In the state of California, we now spend $62,300 per prison inmate per year while only $9,200 to educate a child in a K-12 school. If that statistic doesn't disturb you, consider this: Since 1984, the state has built 22 state prisons while only one new University of California school.
I'll be the first person in a dogfight to throw down for equal justice and constitutional rights under the law for all people. But I'm afraid this latest example of alleged racism and discrimination by the LAPD plays more as a reenactment of the boy, or in this case, girl who cried wolf.
In the collections of Philadelphia's Independence Seaport Museum is a large, leather-bound ledger. Old, unassuming, and rare, its now-faded pages document business transactions that took place almost 250 years ago
Self-defense is murder when you're a transgender woman of color. According to an Aug. 22 Facebook post by trans-rights activist Channyn Lynne Parker, Eisha Love defended her life in the midst of an alleged hate crime in late August and now faces a 10-year sentence for attempted murder.
The disadvantages that Black boys bring to their schools aren't corrected in K-12 classrooms, they are furthered. As they get older, they are continually marginalized in their schools and societies.
While the NFL's handling of domestic abuse cases is being scrutinized, and folk are calling for Goodell's job, the league's inquiry skills concerning other sensitive matters is also worthy of further review.
The messages we convey to students matter. They are deeply embedded long after they leave our classrooms. As we begin this school year, let's make sure we choose the right message.
Two predictable things happened the instant Django Unchained star, actress Daniele Watts, an African-American, was detained by an LAPD officer in Studio City, California in response to a lewd public behavior call.
The publishing industry can't solve this problem, but the relative lack of children's books by and about people of color nonetheless functions as a kind of "symbolic annihilation."
Ever wondered what it's really like to be a part of New York Fashion Week? Or better yet, to be a model at New York Fashion Week?
Minority students typically do not have the opportunity to study a language much less study abroad. They face financial barriers, to be sure, but also cultural ones. For a young person who has never left his or her zip code, much less flown on a plane, going overseas is a daunting consideration.
Growing up, I learned that African Americans do not publicly discuss or "put our personal business in the street." Depression has traditionally been an unmentionable subject in the African-American community. I have experienced debilitating bouts of depression since I was about 15 years old.
I used to be one of those people who didn't understand the threat of climate change. I wondered, "Why should global warming matter to me?" When I learned what a warmer world would look like -- especially for people of color and low-income communities -- I was terrified.
This school year, don't leave out the pep talk about grades and their futures and blah, blah, blah. But, make sure they understand that your love and pride aren't contingent on anything other than the fact that raising them is the greatest privilege you'll ever have.
Nearly 2 years out from Hurricane Sandy, the most destructive and deadly storm to hit New York City, communities across the five boroughs are still recovering. And in the back of everyone's minds, people are wondering "Could a tragedy like Hurricane Sandy happen again?"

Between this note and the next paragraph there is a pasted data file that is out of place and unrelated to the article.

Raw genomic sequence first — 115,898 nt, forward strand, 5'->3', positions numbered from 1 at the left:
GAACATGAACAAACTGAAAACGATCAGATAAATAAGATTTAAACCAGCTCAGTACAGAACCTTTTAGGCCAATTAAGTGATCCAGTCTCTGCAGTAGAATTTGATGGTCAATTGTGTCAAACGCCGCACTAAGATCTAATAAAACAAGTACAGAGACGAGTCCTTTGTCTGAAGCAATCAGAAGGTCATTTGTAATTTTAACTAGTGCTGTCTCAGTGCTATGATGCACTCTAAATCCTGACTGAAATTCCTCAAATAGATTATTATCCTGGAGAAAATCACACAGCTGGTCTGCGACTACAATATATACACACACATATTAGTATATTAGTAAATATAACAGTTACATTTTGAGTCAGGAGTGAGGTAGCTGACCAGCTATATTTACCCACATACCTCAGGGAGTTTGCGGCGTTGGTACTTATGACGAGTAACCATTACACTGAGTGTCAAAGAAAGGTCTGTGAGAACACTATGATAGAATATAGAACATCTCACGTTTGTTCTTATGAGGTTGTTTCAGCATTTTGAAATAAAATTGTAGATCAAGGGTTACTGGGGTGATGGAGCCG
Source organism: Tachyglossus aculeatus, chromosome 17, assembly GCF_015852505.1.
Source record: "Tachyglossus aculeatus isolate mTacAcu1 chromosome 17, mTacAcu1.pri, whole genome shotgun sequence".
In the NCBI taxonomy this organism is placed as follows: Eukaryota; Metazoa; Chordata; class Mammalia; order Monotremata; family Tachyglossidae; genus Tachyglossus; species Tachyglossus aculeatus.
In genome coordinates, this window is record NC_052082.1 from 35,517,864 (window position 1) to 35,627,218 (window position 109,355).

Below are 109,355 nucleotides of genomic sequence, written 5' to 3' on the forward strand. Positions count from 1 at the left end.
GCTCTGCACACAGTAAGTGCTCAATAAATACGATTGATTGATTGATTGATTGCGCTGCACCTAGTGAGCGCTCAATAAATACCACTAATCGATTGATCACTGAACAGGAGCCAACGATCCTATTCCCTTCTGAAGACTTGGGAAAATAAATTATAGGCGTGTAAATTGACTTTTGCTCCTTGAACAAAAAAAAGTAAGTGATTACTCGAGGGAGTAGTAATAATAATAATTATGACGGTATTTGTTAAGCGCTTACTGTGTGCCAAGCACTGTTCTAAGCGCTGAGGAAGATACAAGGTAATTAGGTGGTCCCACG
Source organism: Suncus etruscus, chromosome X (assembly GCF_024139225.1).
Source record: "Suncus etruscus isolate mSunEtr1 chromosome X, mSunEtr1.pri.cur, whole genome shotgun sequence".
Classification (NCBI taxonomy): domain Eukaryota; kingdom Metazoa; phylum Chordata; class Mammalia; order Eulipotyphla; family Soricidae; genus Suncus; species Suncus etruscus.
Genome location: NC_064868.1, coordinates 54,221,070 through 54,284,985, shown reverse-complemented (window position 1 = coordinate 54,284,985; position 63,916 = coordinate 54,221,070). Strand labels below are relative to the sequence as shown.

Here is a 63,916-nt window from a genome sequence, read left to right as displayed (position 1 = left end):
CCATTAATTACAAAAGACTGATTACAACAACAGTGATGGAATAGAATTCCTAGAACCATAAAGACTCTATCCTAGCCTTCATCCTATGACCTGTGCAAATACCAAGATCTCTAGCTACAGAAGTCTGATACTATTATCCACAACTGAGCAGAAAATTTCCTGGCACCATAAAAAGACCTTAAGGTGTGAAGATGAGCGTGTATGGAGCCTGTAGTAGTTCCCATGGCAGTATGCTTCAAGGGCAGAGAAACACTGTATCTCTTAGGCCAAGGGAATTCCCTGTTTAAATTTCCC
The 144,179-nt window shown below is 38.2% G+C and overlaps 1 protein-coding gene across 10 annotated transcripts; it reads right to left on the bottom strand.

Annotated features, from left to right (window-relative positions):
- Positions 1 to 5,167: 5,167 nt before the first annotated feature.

Until now, consumers have been able to use any device and access any content on the Internet on an equal basis. Those protections could all go away, depending on what the FCC decides. What the companies want, it turns out, is no rules at all -- or at least rules so weak and vague that they can't be enforced in any meaningful way.
Institutionalized racism is so deeply embedded in the fabric of our everyday lives that it can rear its ugly head anywhere from an Economist book review that whitesplains slavery to the front offices of the Atlanta Hawks.
Yes, the IRS does allow penalty-free withdrawals of a limited amount of IRA funds for first-time homebuyers. However, as enticing as it appears, taking that withdrawal comes with certain caveats that you need to carefully consider.
By Karu F. Daniels, AOL Black Voices
The chart-topping R&B crooner will join the cast of Broadway's long running hit musical revival 'Chicago,' this fall, a spokesperson confirmed to The BV Newswire today.
For a six-week limited engagement (Oct. 8 through Nov. 18), the tall, dark and handsome McKnight will take on the role of slick legal eagle Billy Flynn in the legendary show, which has already seen the likes of Academy Award winner Louis Gosset, Jr,, Grammy Award winner Usher and Emmy Award winner Wayne Brady in the same role.
Prior to making his Broadway debut, McKnight will get his feet wet in the role perform the role during a two-week engagement at Washington D.C.'s Warner Theatre via 'Chicago's' national touring company (Sept. 25 through Oct. 7).
With a string of hit singles under his belt, including 'One Last Cry,' 'Love Is,' 'Anytime,' 'You Should Be Mine,' and 'Back at One,' McKnight is a Grammy-nominated singer, songwriter, arranger, producer and multi-talented musician. He has released a total of ten R&B/pop albums in fifteen years, seven of which have gone platinum or multi-platinum.
Throughout his storied career, the Buffalo, New York native has collaborated with a variety of musicians, including Sean Combs, Mary J. Blige, Kenny G., Justin Timberlake, Vanessa Williams, Quincy Jones, Christina Aguilera, and Mariah Carey.
His latest album, '10,' was released via Warner Bros. Records last fall.
VIDEO: Brian McKnight -- "Anytime'